We could pay moderators to manage groups of a particular size, and allow those roles to be elected and accountable, much in the same way as we might pay district council members or representatives. Imagine a social space on the internet that wasn’t filled with ads! Imagine a web where content moderation decisions were governed by a public charter with an accountable board of elected representatives. Perhaps it is even possible to conjure a platform that doesn’t leave complaints about harm buried in some cyber slush pile, but that actively found a strategy to take those complainants seriously and to design rules around resolving their concerns. Platforms, services, and tools could be designed not just for the average user but with the most vulnerable user in mind. Maybe you don’t like these ideas (maybe you do), but maybe there are lots of other ones out there, waiting to be articulated, discussed, adopted, tested, or discarded.
By breaking down the divide between action and consequence in online social life, we might start to “set capacities in motion” that aim to rebuild a sense of freedom with responsibility. It is an argument against outsourcing politics to machines and the few who build them, and in favor of greater public participation by the many in rulemaking in the digital age. It’s not to say it would be a seamless experience of delight; it would certainly feature conflict. But it could be a place where people could collectively explore ideas in conditions of freedom, without being organized in a clandestine way by billionaire tech overlords.
O'Shea, Lizzie. "The Judgement of Paris: Facebook vs The Communards." The Baffler #56 (March/April 2021): 9, 11-13.
Thursday, June 2, 2022
The Innocents (Norway/Sweden/Denmark: Eskil Vogt, 2021: 117 mins)
"Four children become friends during the summer holidays, and out of sight of the adults they discover they have hidden powers. While exploring their newfound abilities in the nearby forests and playgrounds, their innocent play takes a dark turn and strange things begin to happen."
Saito, Stephen. "Eskil Vogt on What Leads to Bad Behavior in The Innocents." Moveable Feast (May 13, 2022)
Wednesday, June 1, 2022
Zadie Smith: "In my capacity as a writing teacher, I've noticed, in the classroom, the emergence of a belief that fiction can or should be the product of an absolute form of 'correctness.'"
"In my capacity as a writing teacher, I've noticed, in the classroom, the emergence of a belief that fiction can or should be the product of an absolute form of 'correctness.' The student explains that I should believe in her character because this is exactly how X type of person would behave. How does she know? Because, as it happens, she herself is X type of person. Or she knows because she has spent a great deal of time researching X type of person, and this novel is the consequence of her careful research. (Similar arguments can be found in the interviews of professional writers.)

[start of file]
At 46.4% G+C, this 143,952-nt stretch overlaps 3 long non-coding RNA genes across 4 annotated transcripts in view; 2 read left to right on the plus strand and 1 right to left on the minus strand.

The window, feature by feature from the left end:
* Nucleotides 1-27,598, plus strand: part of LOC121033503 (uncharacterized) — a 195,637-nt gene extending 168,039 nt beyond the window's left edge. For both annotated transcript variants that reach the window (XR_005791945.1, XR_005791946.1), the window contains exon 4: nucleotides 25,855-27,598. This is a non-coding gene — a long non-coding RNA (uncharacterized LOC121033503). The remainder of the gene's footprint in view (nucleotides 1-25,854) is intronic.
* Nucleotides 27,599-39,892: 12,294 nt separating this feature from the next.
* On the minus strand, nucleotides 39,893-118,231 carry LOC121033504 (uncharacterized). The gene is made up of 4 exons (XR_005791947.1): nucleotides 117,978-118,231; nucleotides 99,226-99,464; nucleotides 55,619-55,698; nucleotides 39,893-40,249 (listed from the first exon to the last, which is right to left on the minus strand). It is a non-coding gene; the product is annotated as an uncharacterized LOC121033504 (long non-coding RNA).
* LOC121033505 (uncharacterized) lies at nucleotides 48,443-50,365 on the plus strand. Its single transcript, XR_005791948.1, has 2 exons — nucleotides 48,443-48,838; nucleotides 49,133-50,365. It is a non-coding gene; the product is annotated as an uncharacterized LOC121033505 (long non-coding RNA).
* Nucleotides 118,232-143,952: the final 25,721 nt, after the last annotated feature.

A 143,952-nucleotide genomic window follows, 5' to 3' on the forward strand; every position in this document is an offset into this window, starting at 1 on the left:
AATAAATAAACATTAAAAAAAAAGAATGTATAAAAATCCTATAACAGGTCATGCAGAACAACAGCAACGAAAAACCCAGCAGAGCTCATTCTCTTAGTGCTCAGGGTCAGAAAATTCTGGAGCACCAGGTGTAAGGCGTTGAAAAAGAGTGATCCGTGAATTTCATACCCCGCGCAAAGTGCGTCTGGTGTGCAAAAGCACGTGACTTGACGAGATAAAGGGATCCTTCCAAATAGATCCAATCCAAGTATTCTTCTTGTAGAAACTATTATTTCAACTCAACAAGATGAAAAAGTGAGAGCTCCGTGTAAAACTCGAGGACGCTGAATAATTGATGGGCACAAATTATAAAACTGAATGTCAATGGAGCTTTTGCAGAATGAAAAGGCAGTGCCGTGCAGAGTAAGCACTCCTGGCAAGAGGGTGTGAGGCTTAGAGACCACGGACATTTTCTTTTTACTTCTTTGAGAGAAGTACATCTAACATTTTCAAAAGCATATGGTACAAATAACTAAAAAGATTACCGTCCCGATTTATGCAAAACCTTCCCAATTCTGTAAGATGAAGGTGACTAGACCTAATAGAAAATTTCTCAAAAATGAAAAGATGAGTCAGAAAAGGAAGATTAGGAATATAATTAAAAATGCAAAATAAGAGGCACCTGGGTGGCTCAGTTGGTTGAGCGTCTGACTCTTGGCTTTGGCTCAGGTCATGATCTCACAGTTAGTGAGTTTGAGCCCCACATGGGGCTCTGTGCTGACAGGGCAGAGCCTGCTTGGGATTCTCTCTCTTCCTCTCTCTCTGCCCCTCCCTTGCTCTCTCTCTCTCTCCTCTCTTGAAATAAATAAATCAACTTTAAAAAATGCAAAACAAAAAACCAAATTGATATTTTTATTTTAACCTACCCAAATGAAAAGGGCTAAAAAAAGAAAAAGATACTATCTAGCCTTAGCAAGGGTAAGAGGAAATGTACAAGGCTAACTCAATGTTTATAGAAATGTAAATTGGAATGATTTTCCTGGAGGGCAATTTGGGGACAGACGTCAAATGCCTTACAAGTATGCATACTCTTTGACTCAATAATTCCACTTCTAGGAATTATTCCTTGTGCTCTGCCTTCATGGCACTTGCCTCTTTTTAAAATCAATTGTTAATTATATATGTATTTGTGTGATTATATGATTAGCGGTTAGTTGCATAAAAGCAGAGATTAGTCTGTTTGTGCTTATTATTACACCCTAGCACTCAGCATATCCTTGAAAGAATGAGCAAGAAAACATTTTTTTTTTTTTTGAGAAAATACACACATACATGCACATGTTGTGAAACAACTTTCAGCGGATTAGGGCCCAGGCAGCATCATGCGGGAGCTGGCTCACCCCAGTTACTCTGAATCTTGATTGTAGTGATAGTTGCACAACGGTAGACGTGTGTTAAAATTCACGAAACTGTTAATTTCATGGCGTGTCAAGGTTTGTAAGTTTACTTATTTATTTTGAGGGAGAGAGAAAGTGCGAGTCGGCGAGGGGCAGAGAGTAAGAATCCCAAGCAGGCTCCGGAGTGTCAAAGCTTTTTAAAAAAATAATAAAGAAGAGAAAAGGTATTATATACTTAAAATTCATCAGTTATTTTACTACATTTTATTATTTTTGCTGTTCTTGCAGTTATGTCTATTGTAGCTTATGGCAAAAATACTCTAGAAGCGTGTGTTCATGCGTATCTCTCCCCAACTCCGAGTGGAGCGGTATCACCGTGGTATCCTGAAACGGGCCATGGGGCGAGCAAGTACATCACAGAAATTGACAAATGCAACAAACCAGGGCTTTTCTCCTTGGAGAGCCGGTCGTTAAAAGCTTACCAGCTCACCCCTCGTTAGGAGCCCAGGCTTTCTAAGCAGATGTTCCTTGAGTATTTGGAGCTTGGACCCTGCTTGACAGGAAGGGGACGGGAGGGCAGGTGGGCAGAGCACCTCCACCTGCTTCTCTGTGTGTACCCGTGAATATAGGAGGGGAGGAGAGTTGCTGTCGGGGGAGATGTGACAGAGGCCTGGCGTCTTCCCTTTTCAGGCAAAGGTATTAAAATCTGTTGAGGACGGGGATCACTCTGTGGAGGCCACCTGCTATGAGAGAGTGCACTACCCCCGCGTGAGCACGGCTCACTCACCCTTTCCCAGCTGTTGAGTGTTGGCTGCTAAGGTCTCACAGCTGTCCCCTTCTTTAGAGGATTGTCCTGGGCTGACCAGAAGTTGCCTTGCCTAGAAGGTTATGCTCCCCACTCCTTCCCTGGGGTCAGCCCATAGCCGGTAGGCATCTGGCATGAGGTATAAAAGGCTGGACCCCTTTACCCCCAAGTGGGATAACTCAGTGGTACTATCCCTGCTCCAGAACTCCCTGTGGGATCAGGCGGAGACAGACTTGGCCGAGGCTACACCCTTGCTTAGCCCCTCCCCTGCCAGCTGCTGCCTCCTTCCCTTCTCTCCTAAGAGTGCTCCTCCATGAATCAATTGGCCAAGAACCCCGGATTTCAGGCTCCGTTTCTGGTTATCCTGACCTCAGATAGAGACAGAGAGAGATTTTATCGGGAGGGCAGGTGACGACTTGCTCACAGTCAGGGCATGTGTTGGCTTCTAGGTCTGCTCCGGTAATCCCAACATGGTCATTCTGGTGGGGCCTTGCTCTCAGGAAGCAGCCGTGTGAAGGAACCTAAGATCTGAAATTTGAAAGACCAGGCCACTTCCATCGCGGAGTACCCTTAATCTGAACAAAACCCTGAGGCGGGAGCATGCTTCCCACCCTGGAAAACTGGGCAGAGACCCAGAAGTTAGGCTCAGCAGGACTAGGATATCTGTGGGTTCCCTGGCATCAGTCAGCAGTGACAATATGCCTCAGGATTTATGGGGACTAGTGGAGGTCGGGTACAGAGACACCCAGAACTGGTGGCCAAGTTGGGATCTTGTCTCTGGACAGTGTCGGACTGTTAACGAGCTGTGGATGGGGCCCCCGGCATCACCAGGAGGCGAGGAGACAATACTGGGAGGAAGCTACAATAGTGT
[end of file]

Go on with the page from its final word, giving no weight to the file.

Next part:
... Writing is a far larger act of presumption. Sensing this, we seek to shore up the act of writing with false defenses, like the dubious idea that one could ever be absolutely "correct" when it comes to representing fictional human behavior. I understand the desire - I have it myself - but what I don't get is how anyone can possibly hope to achieve it. What does it mean, after all, to say "A Bengali woman would never say that!" or "A gay man would never feel that!"? How can such things be possibly claimed absolutely, unless we already have some form of fixed caricature in our minds? (It is to be noted that the argument "A white man would never say that!" is rarely heard and structurally unimaginable. Why? Because to such a self is to be afforded all possible human potentialities, not only a circumscribed few.) -- Zadie Smith. "Fascinated to Presume: In Defense of Fiction." The New York Review of Books (October 24, 2019): 6, 8.
Friday, May 20, 2022
12 Bones Smokehouse (River Arts District)
Addissae (Ethiopian Food)
Cucina 24 (Italian meets S. Appalachian - has a daily chef's menu that might be fun - need reservations) Reservation Saturday
Gypsy Queen Cuisine (Mediterranean/Lebanese)Hot Springs (on the French Broad River, NC)
Instant Karma (Downtown - S)
Nine Mile (Jamaican Food)
Rosetta' Kitchen (Vegetarian/Vegan Soul Food)
Sovereign Remedies (Locally sourced global menu)
Sunny Point Cafe (Breakfast/Lunch - decadent Southern. Usually a line, but lauded as very worth it)
White Duck Taco (Downtown: also the art walk next to it) Friday Lunch (OK, but it has clearly become a lame corporate chain (3 states now) - Thai Peanut Taco was ok, Korean Bugogi taco was excellent, chips were stale and queso was strange, watermelon/mint had no mint flavor and was a tiny portion.
Zen Sushi - Friday Dinner
Wednesday, May 18, 2022
Tuesday, May 17, 2022
Responding to Samantha Rose Hill's "Where Loneliness Can Lead." Aeon (October 16, 2020) and current events.